I want to think the Cleveland Browns have turned the corner. Since the Holmgren-Schurmer regime was shown the door at the end of 2012, the Browns added some high-profile personnel to the front office (Joe Banner, Mike Lombardi) and coaching staff (Rob Chudzinski, Norv Turner). They also lured a handful of pricey — although quality — free agents, headlined by Paul Kruger. It’s tempting to think a new day has dawned in Cleveland.
But Browns fans should (and, being the football-savvy bunch they are, probably will) temper their enthusiasm. Look at that list of names again. Chudzinski and Turner have, of late, guided offenses mostly renowned for their predictability, not innovation. Paul Kruger undeniably adds a pass-rush element to a team sorely lacking the same, but the centerpiece of the defense? This is not the stuff of which champions are built in 2013.
The 2013 Draft, in many ways, mirrored the Browns’ forays into the ranks of unemployed coaches and free agent players. The Browns made some deliberate moves that could improve their fortunes in the long run. But their Draft was also littered with questionable decisions that should make fans wonder whether they will, at any time in the near future, rise above a tough group of AFC North foes.
The Browns apparently couldn’t wait to get their card to the podium with Barkevious Mingo’s name on it. Mingo has talent and, seemingly, a team-first mindset, as sportsthink highlighted in its Top 50. His quick get-off and speed-to-power transition will trouble slow-footed tackles. But Mingo also has limitations. He may struggle to hold a line towards the quarterback, especially facing linemen with a decent punch. And it may be years before Browns fans can bear to face the television when Mingo drops into coverage.
Who would have made a better selection? Let’s put aside the Browns’ problems at quarterback for a moment. Imagine, as you watch Tavon Austin help transform the previously-plodding Rams offense, that he was wearing a Browns uniform instead. Along the defensive line, I would have favored Sheldon Richardson, even if he is an awkward fit for the Browns’ new two-gap front. Both players create more serious match-up problems for the opposition.
Moving on to Day 2, the 2013 team can’t be penalized (if you even want to call drafting their only decent receiver a ‘penalty’) for spending this year’s second rounder in the 2012 Supplemental Draft. Let’s presume that a wash.
The selection of Leon McFadden in the third is a bit of head-scratcher, though. McFadden made a good living contesting every pass his way in the up-and-down Mountain West. But he does not break on the back quickly or flip his hips to run with receivers especially well, and his straight-line speed is limited. He’s also small in stature. Whatever their needs in the defensive backfield, they certainly don’t exceed those at receiver, just for example. The Browns could not afford to take McFadden with players like Keenan Allen and Markus Wheaton on the board. Other players I would have favored over McFadden (at positions of dire need in Cleveland, incidentally), taken later in the third and the fourth, include Corey Lemonier, Alex Okafor, and Ryan Nassib.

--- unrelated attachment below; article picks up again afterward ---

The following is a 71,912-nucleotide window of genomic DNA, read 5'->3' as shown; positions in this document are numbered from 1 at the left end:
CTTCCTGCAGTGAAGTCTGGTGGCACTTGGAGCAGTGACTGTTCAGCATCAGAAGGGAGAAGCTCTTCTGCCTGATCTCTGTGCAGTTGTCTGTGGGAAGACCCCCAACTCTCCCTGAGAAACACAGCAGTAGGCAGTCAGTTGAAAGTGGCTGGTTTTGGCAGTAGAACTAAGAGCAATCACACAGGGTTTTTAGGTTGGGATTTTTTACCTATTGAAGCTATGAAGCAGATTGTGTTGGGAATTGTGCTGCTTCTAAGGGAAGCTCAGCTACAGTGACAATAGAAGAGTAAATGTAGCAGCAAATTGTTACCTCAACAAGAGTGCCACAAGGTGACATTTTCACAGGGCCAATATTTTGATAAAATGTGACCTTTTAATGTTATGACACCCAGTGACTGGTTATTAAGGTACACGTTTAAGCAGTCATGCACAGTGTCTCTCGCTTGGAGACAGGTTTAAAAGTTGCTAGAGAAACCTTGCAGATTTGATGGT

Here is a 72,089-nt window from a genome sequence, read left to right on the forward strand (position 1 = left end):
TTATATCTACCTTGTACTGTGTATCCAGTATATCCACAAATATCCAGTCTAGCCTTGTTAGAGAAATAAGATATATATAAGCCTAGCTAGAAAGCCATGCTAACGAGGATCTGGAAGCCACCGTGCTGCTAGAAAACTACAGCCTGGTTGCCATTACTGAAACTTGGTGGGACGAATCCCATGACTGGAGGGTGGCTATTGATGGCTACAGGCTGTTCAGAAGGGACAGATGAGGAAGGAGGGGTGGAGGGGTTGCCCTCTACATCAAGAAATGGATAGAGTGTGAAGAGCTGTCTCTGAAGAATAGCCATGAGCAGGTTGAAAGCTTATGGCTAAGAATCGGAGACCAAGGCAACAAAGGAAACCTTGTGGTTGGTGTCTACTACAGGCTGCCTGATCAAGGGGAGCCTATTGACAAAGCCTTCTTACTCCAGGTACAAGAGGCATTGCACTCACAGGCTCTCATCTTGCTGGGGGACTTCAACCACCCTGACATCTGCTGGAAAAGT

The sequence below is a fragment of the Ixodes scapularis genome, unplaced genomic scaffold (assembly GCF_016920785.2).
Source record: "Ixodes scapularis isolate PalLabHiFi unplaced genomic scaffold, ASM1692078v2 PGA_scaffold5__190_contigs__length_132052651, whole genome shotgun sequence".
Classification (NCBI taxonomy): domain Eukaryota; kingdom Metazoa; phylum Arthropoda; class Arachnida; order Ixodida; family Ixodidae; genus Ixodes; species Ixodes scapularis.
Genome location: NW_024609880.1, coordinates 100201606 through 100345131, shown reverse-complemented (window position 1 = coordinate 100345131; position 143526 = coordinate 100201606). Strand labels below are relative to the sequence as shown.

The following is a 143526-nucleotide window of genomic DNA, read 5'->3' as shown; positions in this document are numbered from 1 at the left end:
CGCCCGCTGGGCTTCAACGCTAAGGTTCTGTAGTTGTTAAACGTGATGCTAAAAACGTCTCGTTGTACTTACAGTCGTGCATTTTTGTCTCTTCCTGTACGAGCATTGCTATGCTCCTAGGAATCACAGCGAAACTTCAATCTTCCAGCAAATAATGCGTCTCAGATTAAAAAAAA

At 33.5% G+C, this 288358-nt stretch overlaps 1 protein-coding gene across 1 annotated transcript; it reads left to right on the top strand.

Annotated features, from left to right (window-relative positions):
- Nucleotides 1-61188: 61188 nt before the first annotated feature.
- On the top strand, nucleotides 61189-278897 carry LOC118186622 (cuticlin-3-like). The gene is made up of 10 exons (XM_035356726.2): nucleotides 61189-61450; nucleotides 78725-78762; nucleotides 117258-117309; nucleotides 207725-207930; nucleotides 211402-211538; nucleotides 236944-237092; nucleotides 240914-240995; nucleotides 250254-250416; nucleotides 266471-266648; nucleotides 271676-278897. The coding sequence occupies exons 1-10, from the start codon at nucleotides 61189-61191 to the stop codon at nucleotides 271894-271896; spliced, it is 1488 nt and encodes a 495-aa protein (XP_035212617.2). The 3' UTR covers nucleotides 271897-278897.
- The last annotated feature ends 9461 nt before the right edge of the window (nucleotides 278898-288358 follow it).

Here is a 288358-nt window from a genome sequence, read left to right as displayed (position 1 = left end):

The Browns’ best moves came by way of trading out of the Draft, exchanging picks in the fourth and fifth for corresponding selections in next year’s third and fourth rounds, respectively. Banner and Company should get at least a year’s reprieve before their body of work is judged too harshly by ownership, so even the sacrifice in the time value of the picks is probably worth the higher selections. They need players with a chance of competing with other teams’ starting eleven, and you just don’t get many of those from the fourth round on.
(Update: I neglected to address the Davone Bess trade. Good move by the Browns. Although Bess will never take the top off the defense, he will move the sticks on underneath routes. And the Browns acquired his services by essentially swapping late round picks with the Dolphins. You don’t find starters in the fifth round so much more frequently than the seventh. The Browns improved an area of need without rearranging their entire draft strategy.)
I did find the Browns’ late-round picks a bit inspiring, though. Jamoris Slaughter jumps off the tape. He shows really impressive foot-quickness, good play recognition and a lust for hitting. Although he plays much bigger than his size, he lacks the size and developed hand use to play rush linebacker, as Notre Dame sometimes used him. But if he can recover from a torn Achilles, improve his tackling and learn to play zone defense every down, he probably has the talent to play either safety position in today’s NFL. At the least, he will be a nasty special teams player.
Even Armonty Bryant’s highlights leave you wondering if he can make the leap from tossing around 250-pound linemen to repeatedly slamming into the 32 best offensive linemen on the planet. But he has size, some quickness off the snap, and a not-completely-undeveloped set of pass rush moves. The critical factor is that the Browns want him to serve a fairly limited role: occupying two gaps and pressing the pocket from the 3-4 end position. If he can add 25 pounds and retain some of the quickness and hand-use he flashed on tape, he could contribute to their defensive line.
As to Garret Gilkey, he certainly didn’t impress during his cameo at the Senior Bowl. But in the seventh round, he’s worth a flyer.
In many ways, the Browns go into the 2013 season not so far removed from 2012. They have an offense plagued by poor skill-position play and, most likely, uninspired play-calling. They should improve on the other side of the ball, particularly with the additions along the defensive line. With the Steelers in recession and the Ravens rebuilding, the Browns may notch a few more wins. But they need to collect better talent selecting sixth in the Draft to develop into a real contender.